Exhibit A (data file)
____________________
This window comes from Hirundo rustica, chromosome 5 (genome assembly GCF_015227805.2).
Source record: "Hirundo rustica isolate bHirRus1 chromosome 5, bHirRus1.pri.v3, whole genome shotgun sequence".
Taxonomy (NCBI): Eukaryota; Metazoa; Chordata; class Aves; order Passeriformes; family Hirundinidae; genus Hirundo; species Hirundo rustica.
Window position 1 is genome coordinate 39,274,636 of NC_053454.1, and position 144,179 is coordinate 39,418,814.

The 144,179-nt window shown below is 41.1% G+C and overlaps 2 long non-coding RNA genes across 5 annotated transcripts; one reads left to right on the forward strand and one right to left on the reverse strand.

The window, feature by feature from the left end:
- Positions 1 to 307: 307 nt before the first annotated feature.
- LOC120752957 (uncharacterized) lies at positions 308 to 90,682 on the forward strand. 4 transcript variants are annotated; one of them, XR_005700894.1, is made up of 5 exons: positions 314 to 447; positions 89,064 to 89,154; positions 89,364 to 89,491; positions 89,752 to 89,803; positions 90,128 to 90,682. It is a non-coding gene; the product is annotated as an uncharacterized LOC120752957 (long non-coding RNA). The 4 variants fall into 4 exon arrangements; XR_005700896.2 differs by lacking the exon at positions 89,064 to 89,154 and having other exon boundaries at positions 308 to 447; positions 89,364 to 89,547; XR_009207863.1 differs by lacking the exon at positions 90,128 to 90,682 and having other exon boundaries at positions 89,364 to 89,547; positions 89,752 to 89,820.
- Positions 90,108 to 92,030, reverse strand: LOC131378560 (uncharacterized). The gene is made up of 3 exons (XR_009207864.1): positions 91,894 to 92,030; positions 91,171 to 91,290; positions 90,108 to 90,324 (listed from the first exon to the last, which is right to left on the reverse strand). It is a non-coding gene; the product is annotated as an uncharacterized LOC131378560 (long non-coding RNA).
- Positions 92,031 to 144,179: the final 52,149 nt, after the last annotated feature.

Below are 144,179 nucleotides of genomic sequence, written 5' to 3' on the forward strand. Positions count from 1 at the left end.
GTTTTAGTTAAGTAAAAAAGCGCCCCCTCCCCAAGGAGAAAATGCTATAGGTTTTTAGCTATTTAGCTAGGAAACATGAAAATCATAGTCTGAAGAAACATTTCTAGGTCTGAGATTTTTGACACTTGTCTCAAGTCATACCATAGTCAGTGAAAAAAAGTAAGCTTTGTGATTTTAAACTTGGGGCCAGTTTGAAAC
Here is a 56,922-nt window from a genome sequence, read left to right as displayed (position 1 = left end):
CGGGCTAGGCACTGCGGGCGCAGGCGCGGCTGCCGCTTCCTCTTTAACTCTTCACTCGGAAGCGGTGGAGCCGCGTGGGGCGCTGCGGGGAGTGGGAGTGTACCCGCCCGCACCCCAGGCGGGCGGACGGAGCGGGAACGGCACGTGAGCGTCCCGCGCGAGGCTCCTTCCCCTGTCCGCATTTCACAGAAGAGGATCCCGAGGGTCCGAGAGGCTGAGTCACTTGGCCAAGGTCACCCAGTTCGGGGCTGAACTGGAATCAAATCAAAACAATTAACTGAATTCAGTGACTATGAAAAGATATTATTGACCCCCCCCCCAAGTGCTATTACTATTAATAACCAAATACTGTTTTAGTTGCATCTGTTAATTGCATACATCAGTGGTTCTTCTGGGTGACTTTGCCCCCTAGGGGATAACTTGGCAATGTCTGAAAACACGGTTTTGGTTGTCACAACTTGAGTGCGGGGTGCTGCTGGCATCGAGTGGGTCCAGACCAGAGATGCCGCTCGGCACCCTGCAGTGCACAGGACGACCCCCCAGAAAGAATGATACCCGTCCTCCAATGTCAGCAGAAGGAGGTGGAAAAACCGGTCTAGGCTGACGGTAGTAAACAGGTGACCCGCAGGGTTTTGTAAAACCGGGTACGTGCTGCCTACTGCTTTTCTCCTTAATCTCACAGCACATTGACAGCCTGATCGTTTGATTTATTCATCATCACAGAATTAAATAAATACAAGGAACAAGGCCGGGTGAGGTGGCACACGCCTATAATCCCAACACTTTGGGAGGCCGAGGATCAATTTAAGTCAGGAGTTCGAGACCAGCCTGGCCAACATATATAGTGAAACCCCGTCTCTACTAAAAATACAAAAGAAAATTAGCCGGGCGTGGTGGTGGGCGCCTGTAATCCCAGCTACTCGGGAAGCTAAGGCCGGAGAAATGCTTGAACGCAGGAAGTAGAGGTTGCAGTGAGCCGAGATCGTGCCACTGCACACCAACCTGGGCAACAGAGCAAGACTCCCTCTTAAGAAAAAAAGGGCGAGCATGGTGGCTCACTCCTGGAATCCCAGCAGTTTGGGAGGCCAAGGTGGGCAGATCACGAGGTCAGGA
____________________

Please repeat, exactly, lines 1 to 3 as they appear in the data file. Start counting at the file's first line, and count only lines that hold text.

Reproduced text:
This window comes from Hirundo rustica, chromosome 5 (genome assembly GCF_015227805.2).
Source record: "Hirundo rustica isolate bHirRus1 chromosome 5, bHirRus1.pri.v3, whole genome shotgun sequence".
Taxonomy (NCBI): Eukaryota; Metazoa; Chordata; class Aves; order Passeriformes; family Hirundinidae; genus Hirundo; species Hirundo rustica.